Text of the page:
AUSTIN (KXAN) — Summer is near, and Austin’s blue-green algae season is already here.
The city said Tuesday that staff has found blue-green algae in Lady Bird Lake and Lake Austin. These algae are presumed to be toxic.
The Watershed Protection Department said blue-green algae was found at every monitoring site on Lady Bird Lake and Lake Austin except at the Walsh Boat Landing.
The city has documented toxic algae yearly since 2019 in Lady Bird Lake. Toxic algae have been found every year since 2020, when sampling began, in Lake Austin.
These algae toxins are contained in the algae itself, the city said, meaning exposure happens through ingesting or touching the algae.
The department’s initial tests were between May 2 and May 12, but initial lab results won’t be ready until June. After tests are completed at universities, the results are posted online.
“It’s hard to just tell with your eyes, what may or may not be toxic and what level of toxicity might be there,” said conservation program supervisor Brent Bellinger. “So we recommend doing your best to avoid interacting with the algae and keeping your dogs away from any of the floating mats as well.”
In the summer and early fall, city staff visit monitoring sites biweekly and test if algae are seen. Testing is paused during late winter and early spring, the city said.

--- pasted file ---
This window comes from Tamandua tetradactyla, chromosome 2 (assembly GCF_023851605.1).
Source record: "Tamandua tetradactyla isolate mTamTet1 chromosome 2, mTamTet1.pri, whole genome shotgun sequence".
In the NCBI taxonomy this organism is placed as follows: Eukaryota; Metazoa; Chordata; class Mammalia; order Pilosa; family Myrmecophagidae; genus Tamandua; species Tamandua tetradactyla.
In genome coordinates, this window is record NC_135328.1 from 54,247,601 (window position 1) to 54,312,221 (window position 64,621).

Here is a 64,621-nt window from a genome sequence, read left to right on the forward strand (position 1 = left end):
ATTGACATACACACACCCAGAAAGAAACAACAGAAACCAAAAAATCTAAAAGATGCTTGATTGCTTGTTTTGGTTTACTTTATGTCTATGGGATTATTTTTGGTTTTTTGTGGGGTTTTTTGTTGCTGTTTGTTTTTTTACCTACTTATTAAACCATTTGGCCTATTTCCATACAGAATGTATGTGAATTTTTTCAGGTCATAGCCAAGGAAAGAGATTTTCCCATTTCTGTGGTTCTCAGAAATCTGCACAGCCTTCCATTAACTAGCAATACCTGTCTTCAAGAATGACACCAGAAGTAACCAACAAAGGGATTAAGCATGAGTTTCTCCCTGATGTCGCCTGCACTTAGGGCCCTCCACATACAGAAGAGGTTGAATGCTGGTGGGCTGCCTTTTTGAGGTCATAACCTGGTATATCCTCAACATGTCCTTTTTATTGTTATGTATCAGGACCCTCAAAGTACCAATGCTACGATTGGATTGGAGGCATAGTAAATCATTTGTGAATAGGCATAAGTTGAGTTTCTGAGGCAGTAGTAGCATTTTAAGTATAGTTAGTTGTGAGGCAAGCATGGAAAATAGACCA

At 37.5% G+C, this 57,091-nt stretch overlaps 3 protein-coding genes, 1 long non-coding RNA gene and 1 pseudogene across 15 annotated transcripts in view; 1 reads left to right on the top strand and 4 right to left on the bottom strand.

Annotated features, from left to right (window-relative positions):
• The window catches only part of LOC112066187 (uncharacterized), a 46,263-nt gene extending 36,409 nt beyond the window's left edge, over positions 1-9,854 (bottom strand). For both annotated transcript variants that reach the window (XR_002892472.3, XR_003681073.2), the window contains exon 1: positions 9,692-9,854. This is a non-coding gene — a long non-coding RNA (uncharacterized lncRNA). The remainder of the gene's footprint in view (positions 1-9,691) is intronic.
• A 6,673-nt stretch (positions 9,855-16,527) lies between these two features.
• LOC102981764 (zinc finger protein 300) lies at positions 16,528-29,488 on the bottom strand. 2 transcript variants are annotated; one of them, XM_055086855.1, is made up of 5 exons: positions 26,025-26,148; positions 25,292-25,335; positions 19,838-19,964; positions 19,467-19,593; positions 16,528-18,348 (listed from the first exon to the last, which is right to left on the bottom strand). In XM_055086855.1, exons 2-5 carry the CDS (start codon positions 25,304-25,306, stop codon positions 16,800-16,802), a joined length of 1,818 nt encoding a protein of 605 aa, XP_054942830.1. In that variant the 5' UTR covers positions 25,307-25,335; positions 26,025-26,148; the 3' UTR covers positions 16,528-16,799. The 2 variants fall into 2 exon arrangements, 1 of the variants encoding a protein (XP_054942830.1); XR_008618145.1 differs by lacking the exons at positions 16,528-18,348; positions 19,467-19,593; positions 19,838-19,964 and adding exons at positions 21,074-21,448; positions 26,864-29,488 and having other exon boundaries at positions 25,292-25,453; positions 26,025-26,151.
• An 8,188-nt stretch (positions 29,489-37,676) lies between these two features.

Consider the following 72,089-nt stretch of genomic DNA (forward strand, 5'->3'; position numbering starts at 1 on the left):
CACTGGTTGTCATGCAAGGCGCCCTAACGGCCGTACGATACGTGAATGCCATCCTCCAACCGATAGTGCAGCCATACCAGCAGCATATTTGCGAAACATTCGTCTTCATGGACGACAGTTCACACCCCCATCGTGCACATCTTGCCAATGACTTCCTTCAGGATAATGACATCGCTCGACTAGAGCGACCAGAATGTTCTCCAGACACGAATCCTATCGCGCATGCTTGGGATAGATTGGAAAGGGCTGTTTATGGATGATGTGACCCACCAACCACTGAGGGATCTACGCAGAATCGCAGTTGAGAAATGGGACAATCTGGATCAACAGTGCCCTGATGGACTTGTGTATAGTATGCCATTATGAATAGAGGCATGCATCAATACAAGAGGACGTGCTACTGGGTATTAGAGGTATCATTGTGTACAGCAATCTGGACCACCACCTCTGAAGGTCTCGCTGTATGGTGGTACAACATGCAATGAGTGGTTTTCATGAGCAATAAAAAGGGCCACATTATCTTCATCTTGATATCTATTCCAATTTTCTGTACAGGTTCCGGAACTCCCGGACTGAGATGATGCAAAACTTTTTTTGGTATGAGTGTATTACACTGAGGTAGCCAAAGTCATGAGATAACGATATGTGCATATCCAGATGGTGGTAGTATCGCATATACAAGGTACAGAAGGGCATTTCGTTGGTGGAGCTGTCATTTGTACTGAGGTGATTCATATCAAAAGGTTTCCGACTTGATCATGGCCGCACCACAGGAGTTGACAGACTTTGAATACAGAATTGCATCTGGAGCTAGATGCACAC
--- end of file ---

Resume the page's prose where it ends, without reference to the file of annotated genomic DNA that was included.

The algae’s biomass is expected to peak in the summer. He said planktonic blooms generally favor droughts and warm weather for stagnant conditions and warm waters.
Bellinger said these types of algae are uncommon globally, but they are increasing and better studied now.
For two years, the Watershed Protection Department began adding lanthanum-modified clay to reduce the harmful algae on Lady Bird Lake. The clay reduces the phosphorus available to the algae to grow. The city said nutrient levels decreased near Red Bud Isle, but not on the east side of Interstate 35, which may be due to rainfall and increased flows.
Staff will start applying the clay in late June.
What should you do if you come into contact with toxic algae?
Because of the possibility of toxic algae, the city said people and pets should avoid contact with algae, not drink water from the lakes and rinse off after contact with water. Swimming is banned in Lady Bird Lake.
If someone has sudden, unexplained symptoms after swimming in the waters, they should contact a medical provider or the Texas Poison Control Center. Pet owners should contact a veterinarian.
Harmful Algae Bloom-Associated illness symptoms vary, according to the Centers for Disease Control and Prevention. Symptoms depend on how a person or animal was exposed, how long they were exposed, which type of toxin was present and how much toxin was present.
Toxic algae may be the cause of several dog deaths since 2019.